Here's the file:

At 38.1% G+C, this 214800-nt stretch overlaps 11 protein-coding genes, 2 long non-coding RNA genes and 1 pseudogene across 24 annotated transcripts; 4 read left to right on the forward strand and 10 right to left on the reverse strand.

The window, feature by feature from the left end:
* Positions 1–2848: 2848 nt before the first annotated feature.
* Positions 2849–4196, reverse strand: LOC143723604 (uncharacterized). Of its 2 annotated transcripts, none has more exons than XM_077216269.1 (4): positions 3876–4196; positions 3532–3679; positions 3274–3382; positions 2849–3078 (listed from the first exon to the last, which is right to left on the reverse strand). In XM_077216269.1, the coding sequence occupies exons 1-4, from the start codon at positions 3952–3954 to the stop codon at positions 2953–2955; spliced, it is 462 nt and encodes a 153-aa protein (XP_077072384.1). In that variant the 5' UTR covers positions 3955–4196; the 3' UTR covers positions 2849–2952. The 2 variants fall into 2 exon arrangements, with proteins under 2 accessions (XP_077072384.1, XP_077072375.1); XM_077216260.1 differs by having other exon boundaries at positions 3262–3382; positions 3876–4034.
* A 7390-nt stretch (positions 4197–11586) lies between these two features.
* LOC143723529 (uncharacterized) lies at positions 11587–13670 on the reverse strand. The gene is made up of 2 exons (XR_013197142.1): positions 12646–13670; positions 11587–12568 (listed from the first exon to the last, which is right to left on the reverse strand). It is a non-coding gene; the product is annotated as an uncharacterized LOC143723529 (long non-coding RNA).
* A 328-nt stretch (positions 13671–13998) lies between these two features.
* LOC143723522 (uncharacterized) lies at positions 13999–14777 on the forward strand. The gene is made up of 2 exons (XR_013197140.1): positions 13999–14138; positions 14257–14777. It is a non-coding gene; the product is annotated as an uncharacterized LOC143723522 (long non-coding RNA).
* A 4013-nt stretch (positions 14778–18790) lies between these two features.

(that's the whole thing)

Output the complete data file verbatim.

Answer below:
At 38.1% G+C, this 214800-nt stretch overlaps 11 protein-coding genes, 2 long non-coding RNA genes and 1 pseudogene across 24 annotated transcripts; 4 read left to right on the forward strand and 10 right to left on the reverse strand.

The window, feature by feature from the left end:
* Positions 1–2848: 2848 nt before the first annotated feature.
* Positions 2849–4196, reverse strand: LOC143723604 (uncharacterized). Of its 2 annotated transcripts, none has more exons than XM_077216269.1 (4): positions 3876–4196; positions 3532–3679; positions 3274–3382; positions 2849–3078 (listed from the first exon to the last, which is right to left on the reverse strand). In XM_077216269.1, the coding sequence occupies exons 1-4, from the start codon at positions 3952–3954 to the stop codon at positions 2953–2955; spliced, it is 462 nt and encodes a 153-aa protein (XP_077072384.1). In that variant the 5' UTR covers positions 3955–4196; the 3' UTR covers positions 2849–2952. The 2 variants fall into 2 exon arrangements, with proteins under 2 accessions (XP_077072384.1, XP_077072375.1); XM_077216260.1 differs by having other exon boundaries at positions 3262–3382; positions 3876–4034.
* A 7390-nt stretch (positions 4197–11586) lies between these two features.
* LOC143723529 (uncharacterized) lies at positions 11587–13670 on the reverse strand. The gene is made up of 2 exons (XR_013197142.1): positions 12646–13670; positions 11587–12568 (listed from the first exon to the last, which is right to left on the reverse strand). It is a non-coding gene; the product is annotated as an uncharacterized LOC143723529 (long non-coding RNA).
* A 328-nt stretch (positions 13671–13998) lies between these two features.
* LOC143723522 (uncharacterized) lies at positions 13999–14777 on the forward strand. The gene is made up of 2 exons (XR_013197140.1): positions 13999–14138; positions 14257–14777. It is a non-coding gene; the product is annotated as an uncharacterized LOC143723522 (long non-coding RNA).
* A 4013-nt stretch (positions 14778–18790) lies between these two features.